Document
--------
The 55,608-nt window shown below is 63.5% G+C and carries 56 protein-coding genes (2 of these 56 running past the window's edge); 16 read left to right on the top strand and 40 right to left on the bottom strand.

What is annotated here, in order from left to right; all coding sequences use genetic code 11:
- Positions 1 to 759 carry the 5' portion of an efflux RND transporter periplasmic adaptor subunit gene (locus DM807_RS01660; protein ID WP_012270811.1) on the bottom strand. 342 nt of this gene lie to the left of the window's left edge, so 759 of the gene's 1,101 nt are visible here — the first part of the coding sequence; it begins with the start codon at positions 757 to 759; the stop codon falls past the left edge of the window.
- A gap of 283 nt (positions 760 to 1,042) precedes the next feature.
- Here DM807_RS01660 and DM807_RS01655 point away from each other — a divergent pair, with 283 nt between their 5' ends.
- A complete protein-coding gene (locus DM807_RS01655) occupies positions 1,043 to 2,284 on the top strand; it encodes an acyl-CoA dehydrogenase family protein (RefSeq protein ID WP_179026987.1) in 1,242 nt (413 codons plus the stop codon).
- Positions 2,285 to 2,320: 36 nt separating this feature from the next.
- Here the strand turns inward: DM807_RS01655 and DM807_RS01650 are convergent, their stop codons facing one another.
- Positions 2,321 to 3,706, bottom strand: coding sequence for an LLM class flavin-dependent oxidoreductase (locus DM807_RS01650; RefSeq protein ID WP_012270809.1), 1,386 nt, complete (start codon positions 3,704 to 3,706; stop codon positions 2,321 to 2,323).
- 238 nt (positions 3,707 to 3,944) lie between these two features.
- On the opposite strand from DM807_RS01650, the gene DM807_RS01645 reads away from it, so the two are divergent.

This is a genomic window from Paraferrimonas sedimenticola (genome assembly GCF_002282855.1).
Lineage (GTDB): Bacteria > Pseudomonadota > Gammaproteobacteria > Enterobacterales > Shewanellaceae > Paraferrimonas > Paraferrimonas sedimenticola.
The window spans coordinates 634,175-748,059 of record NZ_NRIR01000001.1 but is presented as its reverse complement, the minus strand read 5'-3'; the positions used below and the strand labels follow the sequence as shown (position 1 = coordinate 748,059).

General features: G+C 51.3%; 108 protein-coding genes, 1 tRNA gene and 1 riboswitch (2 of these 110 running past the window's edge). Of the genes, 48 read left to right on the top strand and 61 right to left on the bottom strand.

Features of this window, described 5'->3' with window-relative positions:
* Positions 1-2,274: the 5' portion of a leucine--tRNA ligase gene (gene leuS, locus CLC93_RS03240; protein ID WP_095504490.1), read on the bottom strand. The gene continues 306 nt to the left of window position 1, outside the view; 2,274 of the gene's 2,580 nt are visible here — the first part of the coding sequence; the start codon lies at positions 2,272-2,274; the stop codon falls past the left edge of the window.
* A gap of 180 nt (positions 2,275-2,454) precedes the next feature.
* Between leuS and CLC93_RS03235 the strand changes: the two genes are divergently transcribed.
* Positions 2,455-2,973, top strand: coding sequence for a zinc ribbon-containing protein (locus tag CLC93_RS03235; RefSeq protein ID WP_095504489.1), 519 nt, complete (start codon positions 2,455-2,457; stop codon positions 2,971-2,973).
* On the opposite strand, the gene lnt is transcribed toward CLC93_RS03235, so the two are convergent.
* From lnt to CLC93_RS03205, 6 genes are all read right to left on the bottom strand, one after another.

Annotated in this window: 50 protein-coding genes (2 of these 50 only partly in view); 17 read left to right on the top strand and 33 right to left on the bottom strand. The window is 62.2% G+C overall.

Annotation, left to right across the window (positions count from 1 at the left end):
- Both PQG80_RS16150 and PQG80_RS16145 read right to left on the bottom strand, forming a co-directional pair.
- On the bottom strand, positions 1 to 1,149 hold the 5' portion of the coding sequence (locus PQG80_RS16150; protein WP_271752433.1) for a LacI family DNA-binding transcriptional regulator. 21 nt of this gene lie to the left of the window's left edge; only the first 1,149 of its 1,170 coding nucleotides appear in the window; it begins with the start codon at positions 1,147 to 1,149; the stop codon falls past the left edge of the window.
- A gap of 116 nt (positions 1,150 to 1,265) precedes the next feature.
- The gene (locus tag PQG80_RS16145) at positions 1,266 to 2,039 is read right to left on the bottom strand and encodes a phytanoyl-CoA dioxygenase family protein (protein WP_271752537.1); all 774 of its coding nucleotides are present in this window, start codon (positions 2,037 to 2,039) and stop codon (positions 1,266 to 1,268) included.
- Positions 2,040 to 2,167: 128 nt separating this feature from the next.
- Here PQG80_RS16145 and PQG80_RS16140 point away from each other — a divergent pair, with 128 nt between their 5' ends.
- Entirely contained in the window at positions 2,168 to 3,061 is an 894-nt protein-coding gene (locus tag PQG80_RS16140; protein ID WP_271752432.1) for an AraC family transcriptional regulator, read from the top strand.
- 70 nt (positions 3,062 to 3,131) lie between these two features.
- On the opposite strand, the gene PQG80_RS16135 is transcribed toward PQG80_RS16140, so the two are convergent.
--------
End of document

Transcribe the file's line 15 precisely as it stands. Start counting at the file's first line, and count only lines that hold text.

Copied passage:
General features: G+C 51.3%; 108 protein-coding genes, 1 tRNA gene and 1 riboswitch (2 of these 110 running past the window's edge). Of the genes, 48 read left to right on the top strand and 61 right to left on the bottom strand.